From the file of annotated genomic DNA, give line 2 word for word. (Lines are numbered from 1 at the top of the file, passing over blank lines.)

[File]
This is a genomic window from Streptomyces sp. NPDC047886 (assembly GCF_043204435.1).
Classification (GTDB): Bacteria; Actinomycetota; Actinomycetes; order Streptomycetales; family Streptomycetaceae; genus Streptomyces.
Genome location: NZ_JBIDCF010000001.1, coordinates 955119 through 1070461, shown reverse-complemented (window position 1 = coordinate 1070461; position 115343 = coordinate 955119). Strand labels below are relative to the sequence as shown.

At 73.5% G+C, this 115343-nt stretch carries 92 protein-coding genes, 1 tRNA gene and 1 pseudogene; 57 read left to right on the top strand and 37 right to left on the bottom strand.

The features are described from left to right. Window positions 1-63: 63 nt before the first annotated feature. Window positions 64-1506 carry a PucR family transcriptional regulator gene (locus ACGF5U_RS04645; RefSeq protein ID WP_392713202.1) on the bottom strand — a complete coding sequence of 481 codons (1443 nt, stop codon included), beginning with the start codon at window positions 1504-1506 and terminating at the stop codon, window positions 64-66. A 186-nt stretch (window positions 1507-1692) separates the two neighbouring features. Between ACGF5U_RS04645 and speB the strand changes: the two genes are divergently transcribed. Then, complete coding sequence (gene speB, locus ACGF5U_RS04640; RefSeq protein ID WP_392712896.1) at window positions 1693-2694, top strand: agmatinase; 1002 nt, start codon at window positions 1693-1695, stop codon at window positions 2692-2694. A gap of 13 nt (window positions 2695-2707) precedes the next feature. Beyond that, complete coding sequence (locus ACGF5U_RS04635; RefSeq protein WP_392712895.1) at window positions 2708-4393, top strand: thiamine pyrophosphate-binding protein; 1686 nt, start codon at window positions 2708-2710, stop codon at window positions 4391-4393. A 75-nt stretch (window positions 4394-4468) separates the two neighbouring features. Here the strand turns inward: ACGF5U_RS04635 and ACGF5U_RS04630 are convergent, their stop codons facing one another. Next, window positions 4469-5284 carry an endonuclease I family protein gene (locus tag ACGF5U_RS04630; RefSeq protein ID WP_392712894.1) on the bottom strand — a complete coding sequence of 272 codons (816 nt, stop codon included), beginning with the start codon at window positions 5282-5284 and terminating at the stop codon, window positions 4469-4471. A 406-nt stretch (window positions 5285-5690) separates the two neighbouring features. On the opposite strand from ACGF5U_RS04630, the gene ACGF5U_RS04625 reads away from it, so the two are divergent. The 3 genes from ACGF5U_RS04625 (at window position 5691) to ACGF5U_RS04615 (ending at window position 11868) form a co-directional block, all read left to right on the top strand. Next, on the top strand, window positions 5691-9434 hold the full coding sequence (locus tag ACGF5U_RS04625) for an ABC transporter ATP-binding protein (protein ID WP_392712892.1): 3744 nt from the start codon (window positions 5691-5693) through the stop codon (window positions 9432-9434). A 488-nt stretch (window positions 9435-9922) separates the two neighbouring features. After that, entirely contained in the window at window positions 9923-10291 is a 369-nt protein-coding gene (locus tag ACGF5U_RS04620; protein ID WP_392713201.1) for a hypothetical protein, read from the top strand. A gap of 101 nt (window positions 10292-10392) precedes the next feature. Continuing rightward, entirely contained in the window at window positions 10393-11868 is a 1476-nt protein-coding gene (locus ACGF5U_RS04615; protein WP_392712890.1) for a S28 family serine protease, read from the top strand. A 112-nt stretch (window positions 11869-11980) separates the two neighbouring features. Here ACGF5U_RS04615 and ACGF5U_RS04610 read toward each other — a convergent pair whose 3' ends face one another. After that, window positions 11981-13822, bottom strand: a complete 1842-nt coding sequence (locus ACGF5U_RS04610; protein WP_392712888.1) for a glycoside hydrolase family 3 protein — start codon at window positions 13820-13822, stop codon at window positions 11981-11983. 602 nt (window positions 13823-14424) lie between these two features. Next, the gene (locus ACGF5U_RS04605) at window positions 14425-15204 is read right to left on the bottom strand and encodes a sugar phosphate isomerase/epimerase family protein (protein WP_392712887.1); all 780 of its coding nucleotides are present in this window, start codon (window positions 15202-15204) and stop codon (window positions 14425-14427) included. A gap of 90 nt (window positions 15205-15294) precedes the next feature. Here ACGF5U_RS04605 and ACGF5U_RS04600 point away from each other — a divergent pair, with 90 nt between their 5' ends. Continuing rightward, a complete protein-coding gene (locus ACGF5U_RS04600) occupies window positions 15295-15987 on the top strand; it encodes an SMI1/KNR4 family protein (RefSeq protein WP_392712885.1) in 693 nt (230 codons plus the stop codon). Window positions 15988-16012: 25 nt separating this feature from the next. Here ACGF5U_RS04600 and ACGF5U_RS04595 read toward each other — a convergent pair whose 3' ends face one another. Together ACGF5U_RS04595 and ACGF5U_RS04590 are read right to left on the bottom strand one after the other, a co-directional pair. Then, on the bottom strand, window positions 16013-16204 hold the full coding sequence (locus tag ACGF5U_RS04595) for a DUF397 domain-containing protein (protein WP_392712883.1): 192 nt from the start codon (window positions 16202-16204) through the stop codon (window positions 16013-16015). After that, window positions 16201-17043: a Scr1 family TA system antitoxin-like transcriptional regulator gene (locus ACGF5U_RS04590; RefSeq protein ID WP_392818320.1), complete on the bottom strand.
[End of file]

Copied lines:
Classification (GTDB): Bacteria; Actinomycetota; Actinomycetes; order Streptomycetales; family Streptomycetaceae; genus Streptomyces.